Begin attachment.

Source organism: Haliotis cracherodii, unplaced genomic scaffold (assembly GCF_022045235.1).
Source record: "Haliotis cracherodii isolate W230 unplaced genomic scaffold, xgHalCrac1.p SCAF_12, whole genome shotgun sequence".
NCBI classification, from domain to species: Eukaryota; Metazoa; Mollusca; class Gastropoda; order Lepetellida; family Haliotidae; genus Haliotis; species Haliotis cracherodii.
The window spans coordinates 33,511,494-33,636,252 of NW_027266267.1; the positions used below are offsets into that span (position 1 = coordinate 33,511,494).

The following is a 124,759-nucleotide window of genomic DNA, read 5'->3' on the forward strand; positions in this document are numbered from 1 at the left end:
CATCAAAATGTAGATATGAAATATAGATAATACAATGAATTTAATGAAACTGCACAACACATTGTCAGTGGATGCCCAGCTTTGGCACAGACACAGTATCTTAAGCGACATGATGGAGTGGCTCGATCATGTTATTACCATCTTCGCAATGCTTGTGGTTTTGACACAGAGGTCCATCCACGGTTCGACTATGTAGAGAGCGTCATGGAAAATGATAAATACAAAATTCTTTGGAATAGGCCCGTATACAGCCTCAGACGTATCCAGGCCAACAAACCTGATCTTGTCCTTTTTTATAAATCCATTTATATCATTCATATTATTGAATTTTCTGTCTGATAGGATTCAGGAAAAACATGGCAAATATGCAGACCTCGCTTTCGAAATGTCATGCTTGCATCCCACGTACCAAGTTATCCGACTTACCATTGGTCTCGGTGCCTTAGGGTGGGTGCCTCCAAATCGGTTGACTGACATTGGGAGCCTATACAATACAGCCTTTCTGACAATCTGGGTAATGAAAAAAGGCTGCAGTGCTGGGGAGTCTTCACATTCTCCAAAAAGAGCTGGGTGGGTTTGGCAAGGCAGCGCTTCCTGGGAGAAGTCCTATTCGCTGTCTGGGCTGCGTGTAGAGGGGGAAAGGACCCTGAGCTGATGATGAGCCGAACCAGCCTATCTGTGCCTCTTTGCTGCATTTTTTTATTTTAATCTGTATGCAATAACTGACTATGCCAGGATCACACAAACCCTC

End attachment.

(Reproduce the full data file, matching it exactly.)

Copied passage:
Source organism: Haliotis cracherodii, unplaced genomic scaffold (assembly GCF_022045235.1).
Source record: "Haliotis cracherodii isolate W230 unplaced genomic scaffold, xgHalCrac1.p SCAF_12, whole genome shotgun sequence".
NCBI classification, from domain to species: Eukaryota; Metazoa; Mollusca; class Gastropoda; order Lepetellida; family Haliotidae; genus Haliotis; species Haliotis cracherodii.
The window spans coordinates 33,511,494-33,636,252 of NW_027266267.1; the positions used below are offsets into that span (position 1 = coordinate 33,511,494).

The following is a 124,759-nucleotide window of genomic DNA, read 5'->3' on the forward strand; positions in this document are numbered from 1 at the left end:
CATCAAAATGTAGATATGAAATATAGATAATACAATGAATTTAATGAAACTGCACAACACATTGTCAGTGGATGCCCAGCTTTGGCACAGACACAGTATCTTAAGCGACATGATGGAGTGGCTCGATCATGTTATTACCATCTTCGCAATGCTTGTGGTTTTGACACAGAGGTCCATCCACGGTTCGACTATGTAGAGAGCGTCATGGAAAATGATAAATACAAAATTCTTTGGAATAGGCCCGTATACAGCCTCAGACGTATCCAGGCCAACAAACCTGATCTTGTCCTTTTTTATAAATCCATTTATATCATTCATATTATTGAATTTTCTGTCTGATAGGATTCAGGAAAAACATGGCAAATATGCAGACCTCGCTTTCGAAATGTCATGCTTGCATCCCACGTACCAAGTTATCCGACTTACCATTGGTCTCGGTGCCTTAGGGTGGGTGCCTCCAAATCGGTTGACTGACATTGGGAGCCTATACAATACAGCCTTTCTGACAATCTGGGTAATGAAAAAAGGCTGCAGTGCTGGGGAGTCTTCACATTCTCCAAAAAGAGCTGGGTGGGTTTGGCAAGGCAGCGCTTCCTGGGAGAAGTCCTATTCGCTGTCTGGGCTGCGTGTAGAGGGGGAAAGGACCCTGAGCTGATGATGAGCCGAACCAGCCTATCTGTGCCTCTTTGCTGCATTTTTTTATTTTAATCTGTATGCAATAACTGACTATGCCAGGATCACACAAACCCTC